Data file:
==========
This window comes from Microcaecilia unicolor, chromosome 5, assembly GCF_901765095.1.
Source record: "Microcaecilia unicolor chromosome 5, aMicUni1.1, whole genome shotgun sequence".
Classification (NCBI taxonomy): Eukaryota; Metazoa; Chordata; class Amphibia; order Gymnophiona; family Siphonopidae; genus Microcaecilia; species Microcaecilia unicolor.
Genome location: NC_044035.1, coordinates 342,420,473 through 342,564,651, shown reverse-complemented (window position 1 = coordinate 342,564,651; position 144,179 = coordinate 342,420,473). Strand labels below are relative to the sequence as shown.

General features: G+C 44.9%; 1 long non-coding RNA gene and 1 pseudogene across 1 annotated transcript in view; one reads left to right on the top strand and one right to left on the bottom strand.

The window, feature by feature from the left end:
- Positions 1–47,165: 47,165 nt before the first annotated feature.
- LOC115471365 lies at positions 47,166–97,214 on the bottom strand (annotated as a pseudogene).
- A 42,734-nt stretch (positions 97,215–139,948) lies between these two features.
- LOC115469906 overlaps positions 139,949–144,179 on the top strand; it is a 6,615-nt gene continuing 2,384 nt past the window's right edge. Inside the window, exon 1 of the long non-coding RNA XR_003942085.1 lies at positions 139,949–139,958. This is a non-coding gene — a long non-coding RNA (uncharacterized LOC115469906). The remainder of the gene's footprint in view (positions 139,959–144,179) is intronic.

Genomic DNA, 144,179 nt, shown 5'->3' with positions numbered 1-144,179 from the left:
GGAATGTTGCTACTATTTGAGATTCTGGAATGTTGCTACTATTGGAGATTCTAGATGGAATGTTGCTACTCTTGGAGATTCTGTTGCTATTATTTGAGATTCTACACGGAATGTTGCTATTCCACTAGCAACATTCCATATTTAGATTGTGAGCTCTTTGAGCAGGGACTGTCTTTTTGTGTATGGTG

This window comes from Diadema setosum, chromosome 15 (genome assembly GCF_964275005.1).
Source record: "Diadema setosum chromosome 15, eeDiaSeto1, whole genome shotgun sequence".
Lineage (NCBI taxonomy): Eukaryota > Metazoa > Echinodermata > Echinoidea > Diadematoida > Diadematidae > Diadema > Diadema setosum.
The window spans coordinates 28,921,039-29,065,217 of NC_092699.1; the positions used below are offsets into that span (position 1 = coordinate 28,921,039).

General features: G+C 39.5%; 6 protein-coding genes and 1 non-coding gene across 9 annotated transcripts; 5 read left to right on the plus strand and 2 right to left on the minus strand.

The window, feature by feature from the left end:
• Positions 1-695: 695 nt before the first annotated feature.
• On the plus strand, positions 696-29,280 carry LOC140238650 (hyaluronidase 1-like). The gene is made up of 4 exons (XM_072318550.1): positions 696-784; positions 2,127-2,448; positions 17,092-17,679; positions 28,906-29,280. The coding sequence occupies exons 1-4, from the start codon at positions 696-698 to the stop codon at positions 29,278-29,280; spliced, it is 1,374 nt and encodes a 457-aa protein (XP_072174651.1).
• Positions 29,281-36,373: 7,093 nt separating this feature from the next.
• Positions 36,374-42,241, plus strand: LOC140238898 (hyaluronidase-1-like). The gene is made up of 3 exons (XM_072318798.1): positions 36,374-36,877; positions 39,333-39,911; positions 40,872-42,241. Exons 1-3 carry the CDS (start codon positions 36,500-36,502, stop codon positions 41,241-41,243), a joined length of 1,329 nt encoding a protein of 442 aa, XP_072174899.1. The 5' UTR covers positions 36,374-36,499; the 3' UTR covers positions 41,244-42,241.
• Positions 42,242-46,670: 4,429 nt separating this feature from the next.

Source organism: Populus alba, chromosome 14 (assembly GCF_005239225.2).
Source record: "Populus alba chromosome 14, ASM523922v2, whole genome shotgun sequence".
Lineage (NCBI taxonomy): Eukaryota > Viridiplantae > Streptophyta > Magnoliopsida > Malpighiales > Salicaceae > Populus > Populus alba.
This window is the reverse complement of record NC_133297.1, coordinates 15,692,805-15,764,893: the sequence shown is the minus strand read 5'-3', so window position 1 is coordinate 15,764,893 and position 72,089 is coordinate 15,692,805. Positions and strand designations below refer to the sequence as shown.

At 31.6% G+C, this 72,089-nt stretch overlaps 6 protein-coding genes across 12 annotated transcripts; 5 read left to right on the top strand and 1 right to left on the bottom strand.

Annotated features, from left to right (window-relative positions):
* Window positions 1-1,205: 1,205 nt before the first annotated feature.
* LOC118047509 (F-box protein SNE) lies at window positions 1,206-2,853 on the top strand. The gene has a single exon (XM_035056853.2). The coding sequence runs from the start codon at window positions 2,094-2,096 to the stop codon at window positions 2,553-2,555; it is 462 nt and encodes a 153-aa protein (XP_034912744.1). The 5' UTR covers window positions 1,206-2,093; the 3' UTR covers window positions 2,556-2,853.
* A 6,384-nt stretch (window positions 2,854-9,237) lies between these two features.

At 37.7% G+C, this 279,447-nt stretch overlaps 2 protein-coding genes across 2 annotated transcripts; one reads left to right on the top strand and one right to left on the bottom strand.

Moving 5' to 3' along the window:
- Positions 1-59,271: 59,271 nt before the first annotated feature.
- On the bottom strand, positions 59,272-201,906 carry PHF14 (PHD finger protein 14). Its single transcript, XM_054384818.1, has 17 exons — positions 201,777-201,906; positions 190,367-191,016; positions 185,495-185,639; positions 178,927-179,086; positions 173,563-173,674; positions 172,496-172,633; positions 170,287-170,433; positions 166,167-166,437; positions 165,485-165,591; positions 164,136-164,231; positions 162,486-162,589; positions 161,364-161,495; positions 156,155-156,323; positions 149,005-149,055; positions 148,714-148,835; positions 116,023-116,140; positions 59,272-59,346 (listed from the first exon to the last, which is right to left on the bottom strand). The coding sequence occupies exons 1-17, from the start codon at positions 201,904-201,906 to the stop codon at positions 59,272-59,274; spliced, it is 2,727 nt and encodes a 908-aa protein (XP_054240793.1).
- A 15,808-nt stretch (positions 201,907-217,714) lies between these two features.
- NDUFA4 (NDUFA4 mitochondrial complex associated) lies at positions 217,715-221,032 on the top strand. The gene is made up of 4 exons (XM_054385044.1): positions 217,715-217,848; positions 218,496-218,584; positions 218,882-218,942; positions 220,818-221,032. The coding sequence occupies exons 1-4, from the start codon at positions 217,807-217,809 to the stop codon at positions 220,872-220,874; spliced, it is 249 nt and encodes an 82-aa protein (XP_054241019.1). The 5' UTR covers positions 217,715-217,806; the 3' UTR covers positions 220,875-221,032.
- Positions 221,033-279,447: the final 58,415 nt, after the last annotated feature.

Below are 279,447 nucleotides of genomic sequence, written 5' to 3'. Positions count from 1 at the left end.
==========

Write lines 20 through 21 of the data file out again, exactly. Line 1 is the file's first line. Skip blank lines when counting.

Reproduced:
• On the plus strand, positions 696-29,280 carry LOC140238650 (hyaluronidase 1-like). The gene is made up of 4 exons (XM_072318550.1): positions 696-784; positions 2,127-2,448; positions 17,092-17,679; positions 28,906-29,280. The coding sequence occupies exons 1-4, from the start codon at positions 696-698 to the stop codon at positions 29,278-29,280; spliced, it is 1,374 nt and encodes a 457-aa protein (XP_072174651.1).
• Positions 29,281-36,373: 7,093 nt separating this feature from the next.